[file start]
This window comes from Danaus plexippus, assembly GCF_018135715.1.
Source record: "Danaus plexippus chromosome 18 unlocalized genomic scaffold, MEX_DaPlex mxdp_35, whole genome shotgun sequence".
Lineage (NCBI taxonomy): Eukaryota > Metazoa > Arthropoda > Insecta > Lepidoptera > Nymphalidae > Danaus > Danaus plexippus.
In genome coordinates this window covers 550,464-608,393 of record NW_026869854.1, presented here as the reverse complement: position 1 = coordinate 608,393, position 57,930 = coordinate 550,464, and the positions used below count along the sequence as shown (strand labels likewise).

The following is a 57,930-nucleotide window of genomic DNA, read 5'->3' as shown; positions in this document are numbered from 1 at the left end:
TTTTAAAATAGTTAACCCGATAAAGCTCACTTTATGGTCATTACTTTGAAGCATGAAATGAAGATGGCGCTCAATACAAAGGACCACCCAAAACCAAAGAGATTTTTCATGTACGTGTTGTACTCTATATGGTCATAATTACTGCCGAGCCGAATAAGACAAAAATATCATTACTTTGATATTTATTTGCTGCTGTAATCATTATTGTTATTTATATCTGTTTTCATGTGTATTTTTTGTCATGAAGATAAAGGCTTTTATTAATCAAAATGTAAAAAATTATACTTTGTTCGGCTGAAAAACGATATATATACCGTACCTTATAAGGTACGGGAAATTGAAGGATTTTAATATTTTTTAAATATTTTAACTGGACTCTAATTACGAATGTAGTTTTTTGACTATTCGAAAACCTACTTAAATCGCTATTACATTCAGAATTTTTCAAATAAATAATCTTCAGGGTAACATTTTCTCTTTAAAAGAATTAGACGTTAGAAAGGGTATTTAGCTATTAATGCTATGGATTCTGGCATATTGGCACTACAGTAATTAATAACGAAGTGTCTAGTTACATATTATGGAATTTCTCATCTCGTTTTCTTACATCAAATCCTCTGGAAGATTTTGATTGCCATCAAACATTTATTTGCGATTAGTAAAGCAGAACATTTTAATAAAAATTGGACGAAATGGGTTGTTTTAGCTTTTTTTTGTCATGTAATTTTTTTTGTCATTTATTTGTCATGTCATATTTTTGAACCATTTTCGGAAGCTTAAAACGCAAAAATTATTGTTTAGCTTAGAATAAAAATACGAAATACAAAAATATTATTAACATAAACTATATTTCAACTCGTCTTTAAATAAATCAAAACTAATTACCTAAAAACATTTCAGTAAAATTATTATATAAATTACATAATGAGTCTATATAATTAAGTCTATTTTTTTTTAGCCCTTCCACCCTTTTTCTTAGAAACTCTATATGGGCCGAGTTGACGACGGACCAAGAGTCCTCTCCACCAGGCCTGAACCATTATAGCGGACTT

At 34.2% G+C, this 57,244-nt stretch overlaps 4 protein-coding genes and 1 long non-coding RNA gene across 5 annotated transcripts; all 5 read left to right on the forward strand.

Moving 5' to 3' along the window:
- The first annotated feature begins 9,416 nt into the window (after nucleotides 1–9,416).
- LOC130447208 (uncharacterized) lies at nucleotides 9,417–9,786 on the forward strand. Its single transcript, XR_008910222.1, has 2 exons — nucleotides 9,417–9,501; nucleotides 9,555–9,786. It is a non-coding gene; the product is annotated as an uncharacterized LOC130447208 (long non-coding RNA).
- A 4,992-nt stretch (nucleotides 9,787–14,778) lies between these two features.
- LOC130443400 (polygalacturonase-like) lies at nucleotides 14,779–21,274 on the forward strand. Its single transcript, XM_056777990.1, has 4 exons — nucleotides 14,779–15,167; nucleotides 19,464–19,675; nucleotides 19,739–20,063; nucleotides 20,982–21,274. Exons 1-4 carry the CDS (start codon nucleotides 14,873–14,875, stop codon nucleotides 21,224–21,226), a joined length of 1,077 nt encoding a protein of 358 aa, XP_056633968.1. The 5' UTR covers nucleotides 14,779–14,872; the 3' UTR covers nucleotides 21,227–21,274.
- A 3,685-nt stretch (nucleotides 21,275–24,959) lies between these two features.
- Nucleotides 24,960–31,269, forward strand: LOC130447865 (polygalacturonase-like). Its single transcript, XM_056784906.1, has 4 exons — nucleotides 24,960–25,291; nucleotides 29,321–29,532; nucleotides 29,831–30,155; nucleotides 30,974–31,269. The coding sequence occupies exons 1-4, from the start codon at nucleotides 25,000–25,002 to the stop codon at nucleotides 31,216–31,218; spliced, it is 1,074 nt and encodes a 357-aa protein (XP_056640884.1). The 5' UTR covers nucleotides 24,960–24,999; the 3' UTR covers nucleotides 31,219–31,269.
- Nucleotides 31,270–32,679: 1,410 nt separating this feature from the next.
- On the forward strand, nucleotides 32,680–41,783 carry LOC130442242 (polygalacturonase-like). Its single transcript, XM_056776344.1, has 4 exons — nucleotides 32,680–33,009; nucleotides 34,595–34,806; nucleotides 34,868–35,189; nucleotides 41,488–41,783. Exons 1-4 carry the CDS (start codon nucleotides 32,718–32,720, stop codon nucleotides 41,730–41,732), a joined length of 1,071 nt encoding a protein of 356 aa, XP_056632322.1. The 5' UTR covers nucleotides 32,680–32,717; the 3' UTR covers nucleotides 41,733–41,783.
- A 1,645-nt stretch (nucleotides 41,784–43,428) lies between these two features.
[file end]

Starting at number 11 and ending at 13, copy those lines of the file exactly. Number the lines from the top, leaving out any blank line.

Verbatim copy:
- A 4,992-nt stretch (nucleotides 9,787–14,778) lies between these two features.
- LOC130443400 (polygalacturonase-like) lies at nucleotides 14,779–21,274 on the forward strand. Its single transcript, XM_056777990.1, has 4 exons — nucleotides 14,779–15,167; nucleotides 19,464–19,675; nucleotides 19,739–20,063; nucleotides 20,982–21,274. Exons 1-4 carry the CDS (start codon nucleotides 14,873–14,875, stop codon nucleotides 21,224–21,226), a joined length of 1,077 nt encoding a protein of 358 aa, XP_056633968.1. The 5' UTR covers nucleotides 14,779–14,872; the 3' UTR covers nucleotides 21,227–21,274.
- A 3,685-nt stretch (nucleotides 21,275–24,959) lies between these two features.